Thursday, November 6, 2008


Last night I was talking with our teens about what jobs they wanted to do when they grow up.
I asked them rank a list of nine characteristics of jobs they might want or want to avoid. They included things like:

- Making lots of $

- Being your own boss

- Becoming famous

- Making a difference in the world

- Doing manual labor

- Finding a job I like

- Working with others

We talked about choosing your job. It was interesting to hear the various tasks people were thinking about. Some included:

- Farming

- Pediatric medicine

- Veterinarian medicine

- Coast Guard rescue

It was a great time to hear about their hopes and dreams. I heard them thinking through how they might want to spend their life. Pretty powerful stuff.

But today I read something that reminded me of this fact: sometimes we don't choose. Sometimes we are chosen.

Think about the word vocation. Webster's New Concise Dictionary gives two definitions for vocation:

2. occupation

1. calling

Think about that second definition for a moment. Is it possible that things you are doing in your life, things you enjoy doing, aren't simply a job (boring, monotonous, insignificant), but are actually a calling? Could it be the things that excite us most may be places where we are responding to something or Someone outside of ourselves?

If we are called in our vocation, then there is A Voice who vocalizes; One who calls us.

Think about Moses (Exodus 3:4). God called to him from within the bush.

Think about God speaking to Noah to get ready for the flood (Genesis 6). A little bit like Evan Almighty, with a few modifications.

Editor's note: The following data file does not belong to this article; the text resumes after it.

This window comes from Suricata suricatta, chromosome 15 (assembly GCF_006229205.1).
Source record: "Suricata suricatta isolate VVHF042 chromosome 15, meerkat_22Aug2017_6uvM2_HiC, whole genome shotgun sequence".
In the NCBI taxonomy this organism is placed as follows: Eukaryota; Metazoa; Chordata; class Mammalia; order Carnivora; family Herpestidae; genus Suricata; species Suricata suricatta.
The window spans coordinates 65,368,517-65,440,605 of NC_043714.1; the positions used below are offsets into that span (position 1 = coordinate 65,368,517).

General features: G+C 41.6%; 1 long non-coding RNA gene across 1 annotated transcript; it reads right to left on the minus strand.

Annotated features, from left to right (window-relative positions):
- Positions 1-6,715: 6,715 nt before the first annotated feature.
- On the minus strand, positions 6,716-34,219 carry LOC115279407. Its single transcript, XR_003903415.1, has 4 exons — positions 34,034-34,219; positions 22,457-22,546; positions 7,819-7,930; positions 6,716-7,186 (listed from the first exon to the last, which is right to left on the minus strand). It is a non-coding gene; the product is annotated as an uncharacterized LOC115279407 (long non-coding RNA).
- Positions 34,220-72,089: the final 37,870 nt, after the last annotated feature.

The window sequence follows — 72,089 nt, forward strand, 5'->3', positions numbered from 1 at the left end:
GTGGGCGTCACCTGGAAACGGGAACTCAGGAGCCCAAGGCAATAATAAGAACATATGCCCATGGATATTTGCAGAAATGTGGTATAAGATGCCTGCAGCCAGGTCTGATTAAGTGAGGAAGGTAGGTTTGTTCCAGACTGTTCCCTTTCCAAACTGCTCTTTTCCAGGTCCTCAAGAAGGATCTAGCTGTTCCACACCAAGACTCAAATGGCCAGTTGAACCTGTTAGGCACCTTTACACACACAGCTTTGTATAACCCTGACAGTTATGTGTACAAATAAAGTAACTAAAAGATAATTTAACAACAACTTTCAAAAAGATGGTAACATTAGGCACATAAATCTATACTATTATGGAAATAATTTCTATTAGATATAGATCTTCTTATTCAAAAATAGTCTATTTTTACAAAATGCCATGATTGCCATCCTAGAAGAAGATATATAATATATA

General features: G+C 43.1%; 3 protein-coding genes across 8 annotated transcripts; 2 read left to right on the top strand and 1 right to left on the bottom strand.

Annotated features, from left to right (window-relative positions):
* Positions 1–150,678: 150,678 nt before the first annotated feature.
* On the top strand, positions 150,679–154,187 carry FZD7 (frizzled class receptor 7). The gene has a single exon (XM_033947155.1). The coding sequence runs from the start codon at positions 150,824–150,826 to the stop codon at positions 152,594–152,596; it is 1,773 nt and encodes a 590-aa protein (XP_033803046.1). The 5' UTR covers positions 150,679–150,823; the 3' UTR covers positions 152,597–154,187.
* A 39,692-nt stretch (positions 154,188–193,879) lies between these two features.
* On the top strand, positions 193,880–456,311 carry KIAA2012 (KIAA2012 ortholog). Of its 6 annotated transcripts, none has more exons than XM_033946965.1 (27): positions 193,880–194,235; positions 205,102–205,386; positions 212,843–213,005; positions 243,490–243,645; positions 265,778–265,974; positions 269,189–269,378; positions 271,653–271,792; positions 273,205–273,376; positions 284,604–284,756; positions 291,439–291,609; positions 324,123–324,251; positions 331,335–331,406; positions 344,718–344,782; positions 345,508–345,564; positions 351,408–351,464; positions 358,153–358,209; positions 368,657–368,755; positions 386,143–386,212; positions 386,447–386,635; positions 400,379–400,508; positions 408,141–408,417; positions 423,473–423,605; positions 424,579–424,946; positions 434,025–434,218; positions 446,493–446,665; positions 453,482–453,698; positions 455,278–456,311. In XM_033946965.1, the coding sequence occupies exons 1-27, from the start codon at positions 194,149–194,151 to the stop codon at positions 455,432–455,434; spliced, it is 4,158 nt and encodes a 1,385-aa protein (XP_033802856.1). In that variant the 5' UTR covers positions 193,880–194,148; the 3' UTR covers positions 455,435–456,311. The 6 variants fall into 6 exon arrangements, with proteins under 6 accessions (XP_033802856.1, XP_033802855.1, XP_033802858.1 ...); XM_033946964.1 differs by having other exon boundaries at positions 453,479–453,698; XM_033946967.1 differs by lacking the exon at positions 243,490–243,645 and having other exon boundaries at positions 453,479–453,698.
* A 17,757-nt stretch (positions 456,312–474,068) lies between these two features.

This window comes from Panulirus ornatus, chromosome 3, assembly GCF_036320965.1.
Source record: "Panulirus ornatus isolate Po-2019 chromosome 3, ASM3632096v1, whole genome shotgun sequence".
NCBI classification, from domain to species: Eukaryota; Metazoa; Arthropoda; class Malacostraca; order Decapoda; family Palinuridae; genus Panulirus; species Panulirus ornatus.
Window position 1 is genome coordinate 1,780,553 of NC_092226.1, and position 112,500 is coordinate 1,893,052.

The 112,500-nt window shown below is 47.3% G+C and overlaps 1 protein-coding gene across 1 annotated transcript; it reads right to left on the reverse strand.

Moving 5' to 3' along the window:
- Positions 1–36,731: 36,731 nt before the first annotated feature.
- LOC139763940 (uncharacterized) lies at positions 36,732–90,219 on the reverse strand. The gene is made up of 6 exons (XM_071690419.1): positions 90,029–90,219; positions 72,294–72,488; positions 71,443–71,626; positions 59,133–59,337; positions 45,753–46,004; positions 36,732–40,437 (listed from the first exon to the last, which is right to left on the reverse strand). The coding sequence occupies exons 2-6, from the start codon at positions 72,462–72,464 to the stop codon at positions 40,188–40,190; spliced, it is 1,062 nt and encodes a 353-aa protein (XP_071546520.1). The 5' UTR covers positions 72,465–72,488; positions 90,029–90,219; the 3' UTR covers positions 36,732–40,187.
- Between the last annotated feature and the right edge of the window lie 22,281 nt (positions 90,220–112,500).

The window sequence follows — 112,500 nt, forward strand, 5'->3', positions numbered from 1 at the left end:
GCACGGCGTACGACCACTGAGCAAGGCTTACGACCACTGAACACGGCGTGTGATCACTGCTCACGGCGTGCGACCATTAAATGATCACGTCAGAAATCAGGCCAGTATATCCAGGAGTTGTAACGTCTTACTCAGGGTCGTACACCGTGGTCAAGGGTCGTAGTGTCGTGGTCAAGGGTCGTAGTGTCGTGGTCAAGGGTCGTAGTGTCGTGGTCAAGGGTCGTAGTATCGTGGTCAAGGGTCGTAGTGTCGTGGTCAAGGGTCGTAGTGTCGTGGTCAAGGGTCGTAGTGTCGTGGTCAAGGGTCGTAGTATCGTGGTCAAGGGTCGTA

Or think about my personal favorite, Samuel. God calls the boy, Samuel, three times before Eli (the priest and spiritual leader who was supposed to know this was The Voice), finally figures out what is going on. (For the whole story, read 1 Samuel 3.)

I am convinced God's calling is not just for a few. It's not just for the pastor or the priest. It's not just for huge tasks like leading a nation out of slavery or becoming President.

I am convinced the Voice calls us to many tasks, both great and small, short-term and long-term, some seemingly insignificant or others with obvious significance.

So my question is this: have you ever stopped to reflect upon what you do, why you do it, and why it makes a difference? Have you ever asked yourself if you chose your vocation or if Someone was calling you to choose that path?

If you're really willing to ask and wait quietly for an answer, there's no telling what the response might be.

Grace & peace

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